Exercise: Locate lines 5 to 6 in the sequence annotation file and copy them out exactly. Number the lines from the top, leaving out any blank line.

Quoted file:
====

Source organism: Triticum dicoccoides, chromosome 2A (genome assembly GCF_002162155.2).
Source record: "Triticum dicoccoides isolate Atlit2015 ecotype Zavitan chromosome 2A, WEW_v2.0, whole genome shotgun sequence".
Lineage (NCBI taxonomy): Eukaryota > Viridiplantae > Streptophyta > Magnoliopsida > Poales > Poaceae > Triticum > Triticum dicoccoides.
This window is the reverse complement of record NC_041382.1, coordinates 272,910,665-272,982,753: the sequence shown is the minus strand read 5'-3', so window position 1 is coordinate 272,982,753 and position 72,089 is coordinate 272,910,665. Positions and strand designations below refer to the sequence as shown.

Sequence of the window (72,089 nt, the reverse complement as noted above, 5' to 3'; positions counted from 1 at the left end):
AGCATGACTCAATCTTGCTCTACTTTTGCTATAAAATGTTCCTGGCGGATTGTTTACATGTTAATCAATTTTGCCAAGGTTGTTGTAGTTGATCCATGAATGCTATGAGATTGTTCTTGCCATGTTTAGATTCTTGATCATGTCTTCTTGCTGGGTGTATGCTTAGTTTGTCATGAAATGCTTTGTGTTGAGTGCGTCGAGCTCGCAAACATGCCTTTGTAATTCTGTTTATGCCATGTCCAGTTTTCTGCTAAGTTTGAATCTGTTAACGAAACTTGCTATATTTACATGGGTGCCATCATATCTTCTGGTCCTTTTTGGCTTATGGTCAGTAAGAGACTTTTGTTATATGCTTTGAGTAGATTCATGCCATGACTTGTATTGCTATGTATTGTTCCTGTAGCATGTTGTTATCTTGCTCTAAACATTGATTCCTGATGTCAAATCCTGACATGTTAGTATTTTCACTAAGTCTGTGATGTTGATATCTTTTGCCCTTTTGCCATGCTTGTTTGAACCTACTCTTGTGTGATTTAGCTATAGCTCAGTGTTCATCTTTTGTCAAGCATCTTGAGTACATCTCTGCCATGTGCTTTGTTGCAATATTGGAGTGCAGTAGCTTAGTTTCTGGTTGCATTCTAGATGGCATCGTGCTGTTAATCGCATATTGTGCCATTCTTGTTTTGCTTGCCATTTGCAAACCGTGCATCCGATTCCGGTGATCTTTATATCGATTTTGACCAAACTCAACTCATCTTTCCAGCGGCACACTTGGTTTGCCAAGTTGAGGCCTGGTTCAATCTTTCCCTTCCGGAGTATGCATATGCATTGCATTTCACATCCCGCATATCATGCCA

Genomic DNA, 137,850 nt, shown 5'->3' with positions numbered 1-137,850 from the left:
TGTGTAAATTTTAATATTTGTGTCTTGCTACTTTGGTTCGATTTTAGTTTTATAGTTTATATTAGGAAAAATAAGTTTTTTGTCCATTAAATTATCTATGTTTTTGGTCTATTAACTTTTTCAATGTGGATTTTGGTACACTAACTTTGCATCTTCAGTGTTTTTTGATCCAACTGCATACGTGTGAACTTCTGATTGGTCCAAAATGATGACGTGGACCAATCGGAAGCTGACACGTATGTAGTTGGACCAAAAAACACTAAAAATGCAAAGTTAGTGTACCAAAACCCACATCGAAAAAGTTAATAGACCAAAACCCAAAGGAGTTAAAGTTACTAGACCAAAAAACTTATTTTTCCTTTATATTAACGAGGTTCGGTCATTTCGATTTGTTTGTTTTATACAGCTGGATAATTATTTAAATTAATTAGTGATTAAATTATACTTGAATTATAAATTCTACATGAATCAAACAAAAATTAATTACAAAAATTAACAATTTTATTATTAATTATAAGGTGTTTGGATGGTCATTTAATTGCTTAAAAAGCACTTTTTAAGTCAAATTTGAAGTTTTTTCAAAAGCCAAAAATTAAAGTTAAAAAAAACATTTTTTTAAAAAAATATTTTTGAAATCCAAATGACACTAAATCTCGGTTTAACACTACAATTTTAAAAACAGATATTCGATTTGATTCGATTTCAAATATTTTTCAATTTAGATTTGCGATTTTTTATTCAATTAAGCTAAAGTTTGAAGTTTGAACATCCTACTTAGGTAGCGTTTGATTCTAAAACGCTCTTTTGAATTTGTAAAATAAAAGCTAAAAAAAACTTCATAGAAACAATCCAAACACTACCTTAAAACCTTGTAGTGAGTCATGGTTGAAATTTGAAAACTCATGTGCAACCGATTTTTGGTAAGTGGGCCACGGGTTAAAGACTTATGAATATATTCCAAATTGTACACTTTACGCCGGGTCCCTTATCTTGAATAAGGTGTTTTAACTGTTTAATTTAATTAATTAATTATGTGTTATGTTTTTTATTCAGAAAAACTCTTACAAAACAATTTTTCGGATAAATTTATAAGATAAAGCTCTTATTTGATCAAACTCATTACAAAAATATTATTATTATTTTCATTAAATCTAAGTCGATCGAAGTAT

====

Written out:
Sequence of the window (72,089 nt, the reverse complement as noted above, 5' to 3'; positions counted from 1 at the left end):
AGCATGACTCAATCTTGCTCTACTTTTGCTATAAAATGTTCCTGGCGGATTGTTTACATGTTAATCAATTTTGCCAAGGTTGTTGTAGTTGATCCATGAATGCTATGAGATTGTTCTTGCCATGTTTAGATTCTTGATCATGTCTTCTTGCTGGGTGTATGCTTAGTTTGTCATGAAATGCTTTGTGTTGAGTGCGTCGAGCTCGCAAACATGCCTTTGTAATTCTGTTTATGCCATGTCCAGTTTTCTGCTAAGTTTGAATCTGTTAACGAAACTTGCTATATTTACATGGGTGCCATCATATCTTCTGGTCCTTTTTGGCTTATGGTCAGTAAGAGACTTTTGTTATATGCTTTGAGTAGATTCATGCCATGACTTGTATTGCTATGTATTGTTCCTGTAGCATGTTGTTATCTTGCTCTAAACATTGATTCCTGATGTCAAATCCTGACATGTTAGTATTTTCACTAAGTCTGTGATGTTGATATCTTTTGCCCTTTTGCCATGCTTGTTTGAACCTACTCTTGTGTGATTTAGCTATAGCTCAGTGTTCATCTTTTGTCAAGCATCTTGAGTACATCTCTGCCATGTGCTTTGTTGCAATATTGGAGTGCAGTAGCTTAGTTTCTGGTTGCATTCTAGATGGCATCGTGCTGTTAATCGCATATTGTGCCATTCTTGTTTTGCTTGCCATTTGCAAACCGTGCATCCGATTCCGGTGATCTTTATATCGATTTTGACCAAACTCAACTCATCTTTCCAGCGGCACACTTGGTTTGCCAAGTTGAGGCCTGGTTCAATCTTTCCCTTCCGGAGTATGCATATGCATTGCATTTCACATCCCGCATATCATGCCA